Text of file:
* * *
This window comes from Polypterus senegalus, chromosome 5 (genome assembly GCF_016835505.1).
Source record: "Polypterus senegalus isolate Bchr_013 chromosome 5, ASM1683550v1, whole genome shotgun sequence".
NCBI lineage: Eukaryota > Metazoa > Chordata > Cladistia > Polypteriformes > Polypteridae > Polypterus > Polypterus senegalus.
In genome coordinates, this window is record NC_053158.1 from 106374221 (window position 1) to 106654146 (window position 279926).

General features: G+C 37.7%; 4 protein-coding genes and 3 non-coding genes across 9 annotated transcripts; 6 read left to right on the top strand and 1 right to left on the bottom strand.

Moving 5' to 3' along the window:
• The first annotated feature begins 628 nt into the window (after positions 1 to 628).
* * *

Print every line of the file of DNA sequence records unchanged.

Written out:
This window comes from Polypterus senegalus, chromosome 5 (genome assembly GCF_016835505.1).
Source record: "Polypterus senegalus isolate Bchr_013 chromosome 5, ASM1683550v1, whole genome shotgun sequence".
NCBI lineage: Eukaryota > Metazoa > Chordata > Cladistia > Polypteriformes > Polypteridae > Polypterus > Polypterus senegalus.
In genome coordinates, this window is record NC_053158.1 from 106374221 (window position 1) to 106654146 (window position 279926).

General features: G+C 37.7%; 4 protein-coding genes and 3 non-coding genes across 9 annotated transcripts; 6 read left to right on the top strand and 1 right to left on the bottom strand.

Moving 5' to 3' along the window:
• The first annotated feature begins 628 nt into the window (after positions 1 to 628).